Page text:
Channeling anger: Communicate right

When we are angry, we say and do things to make ourselves feel good. Still, momentary satisfaction is precisely that, a temporary feeling.  What are the chances that we will feel good after a temper tantrum, not many? I know I have this urge to just blurt things out whenever I’m angry at my spouse or my kids or my sisters, but blurting anything out for the sole purpose of venting anger or hurt feelings is never the best idea for many reasons.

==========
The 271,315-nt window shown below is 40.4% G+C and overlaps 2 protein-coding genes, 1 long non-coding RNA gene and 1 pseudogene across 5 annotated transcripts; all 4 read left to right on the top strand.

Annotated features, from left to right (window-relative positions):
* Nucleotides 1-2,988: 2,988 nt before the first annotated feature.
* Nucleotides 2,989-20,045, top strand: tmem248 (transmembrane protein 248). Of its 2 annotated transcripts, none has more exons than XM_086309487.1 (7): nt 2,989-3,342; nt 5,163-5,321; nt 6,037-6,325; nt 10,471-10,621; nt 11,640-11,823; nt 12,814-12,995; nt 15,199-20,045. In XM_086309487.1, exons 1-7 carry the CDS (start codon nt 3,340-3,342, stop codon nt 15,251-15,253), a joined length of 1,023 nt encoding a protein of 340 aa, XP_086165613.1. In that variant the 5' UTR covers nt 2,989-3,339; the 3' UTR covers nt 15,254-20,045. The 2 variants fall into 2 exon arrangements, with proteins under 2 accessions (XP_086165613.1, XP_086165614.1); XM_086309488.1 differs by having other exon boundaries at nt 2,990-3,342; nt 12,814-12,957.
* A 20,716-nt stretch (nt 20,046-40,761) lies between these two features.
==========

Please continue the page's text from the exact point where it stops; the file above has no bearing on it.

Any communication that we direct towards another person should have a purpose and an end goal. Even when we are angry and upset, the response should be to get a result, not momentary satisfaction. Also, to win any dispute or argument, a logical response should be delivered calmly. A low-key response might not get the desired outcome, but anger is unhealthy and unproductive. Anger deprives a reaction of its importance and legitimacy if that makes any sense. I have noticed it with kids; whenever I am angry, I do not get the attention I’d like. After a mad rant, my older two kids always tell me that I am not making any sense or just letting out steam. In short, my words do not carry much weight in anger.  However, I get much better results when I am angry and think through my response before delivering it. It all boils down to how much we can tolerate, but remember, momentary satisfaction will never get you what you want from a situation. 

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